Crowd crush at pre-World Cup friendly

Timothy McDonald reported this story

ELEANOR HALL: At least 15 people have been injured in a stampede at a soccer stadium just days before the start of the World Cup.

Police say large crowds gathered outside the ground shortly before the friendly match between Nigeria and North Korea to claim 8,000 free tickets. South African leaders and soccer's governing body FIFA say they remain confident that the country can successfully host the event, as Timothy McDonald reports.

(Sounds of yelling)

TIMOTHY MCDONALD: There were chaotic scenes outside the stadium, in suburban Johannesburg. Fans were lured by the promise of free tickets, but it seems there was confusion about where the tickets were coming from, and there weren't enough on offer.

VOX POP: A ticket, man. I'm supposed to be inside there. Towards the gate. Now I'm disappointed. I'm outside. I can see the gate. I think the game is finished. I wonder what, what's the problem?

VOX POP 2: This is the ticket for the Nigeria match. Understand they're given from Nigerian consulate to go and watch and support our country to win the game. Now they didn't allow us to go inside.

TIMOTHY MCDONALD: There's a large Nigerian community in Johannesburg, and there are suggestions that many Nigeria supporters were holding photocopies of tickets, and tried to push their way into the stadium after the game had started.

Several fans could be seen falling under the rush of people, many wearing Nigeria jerseys. Police spokesman Lieutenant Colonel Eugene Opperman says alcohol appeared to a factor.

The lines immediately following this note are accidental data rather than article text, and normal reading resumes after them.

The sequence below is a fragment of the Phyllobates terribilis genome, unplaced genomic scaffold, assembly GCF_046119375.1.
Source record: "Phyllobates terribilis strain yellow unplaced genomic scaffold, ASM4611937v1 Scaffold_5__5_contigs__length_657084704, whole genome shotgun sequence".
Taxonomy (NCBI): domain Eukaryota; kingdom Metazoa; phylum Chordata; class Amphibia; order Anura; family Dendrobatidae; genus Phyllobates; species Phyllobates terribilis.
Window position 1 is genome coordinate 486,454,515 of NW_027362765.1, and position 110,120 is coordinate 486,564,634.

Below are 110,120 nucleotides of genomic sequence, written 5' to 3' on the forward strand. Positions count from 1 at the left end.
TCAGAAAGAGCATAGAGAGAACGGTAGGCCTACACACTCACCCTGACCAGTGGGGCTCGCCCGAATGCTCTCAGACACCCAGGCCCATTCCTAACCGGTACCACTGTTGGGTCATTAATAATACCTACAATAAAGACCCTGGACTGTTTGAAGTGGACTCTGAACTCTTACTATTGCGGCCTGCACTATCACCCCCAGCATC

EUGENE OPPERMAN: It is weekend and it also unfortunately a time when many people consume liquor and that can sometimes cause a problem also.

TIMOTHY MCDONALD: FIFA says it had nothing to do with the ticketing for the match. The stadium is not on the of the 10 that will be used for the World Cup, which kicks off on Friday but it's not the first time a stampede has taken place at a South African soccer venue. Forty-three people were killed in 2001 when ticket-less fans tried to barge into another Johannesburg match.

Before yesterday's crush, South Africa's Prime Minister Jacob Zuma was optimistic, and clearly caught up in the history of the moment.

JACOB ZUMA: Today marks just four days before the kick off of the FIFA 2010 Soccer World Cup for the first time in the African continent. We have come a long way in football development since the first football match was reportedly played on the 23rd August 1862 at the site of what is now the Green Point Stadium in Cape Town.

TIMOTHY MCDONALD: FIFA President Sepp Blatter was equally upbeat.

SEPP BLATTER: Bringing the World Cup to Africa and to South Africa is to trust South Africa, to trust South Africans, to trust Africans and to say them, you are strong. You can do it.

TIMOTHY MCDONALD: But South Africa's the challenges go well beyond the pitch, or even the stadium. There are concerns about many of the country's poorest townships, where protests have flared up in recent months, as residents express their anger over poor services.

(Sound of protesters)

(Sound of gunfire)

TIMOTHY MCDONALD: Evens Motale lives in a township just a few kilometres from the Johannesburg stadium where World Cup matches will be played.

EVENS MOTALE: We have got foreigners coming from overseas. They find us here, we are suffering. We don't have toilets. We having pot holes. Our shacks, you see, is very embarrassing. It's very embarrassing. So the protesting continue until the end of the World Cup I think.

TIMOTHY MCDONALD: Unions have also been taking to the streets to protest the rising cost of living and falling wages.

Zwelinzima Vavi is from the Congress of South African Trade Unions. He says it is possible there will be a strike during the World Cup.

ZWELINZIMA VAVI: If it is imposed on us by circumstances, we will have no choice. The labour laws now are very clear. You can't say sorry we are in the middle of strike but we, in the interests of the World Cup, have to suspend. We will resume the strike after the World Cup. I think that our strike will easily be illegal.

TIMOTHY MCDONALD: South Africa is also facing challenges from the fans coming in from overseas. Seven Argentine hooligans were arrested and detained in Johannesburg over the weekend.

ELEANOR HALL: Timothy McDonald reporting. 

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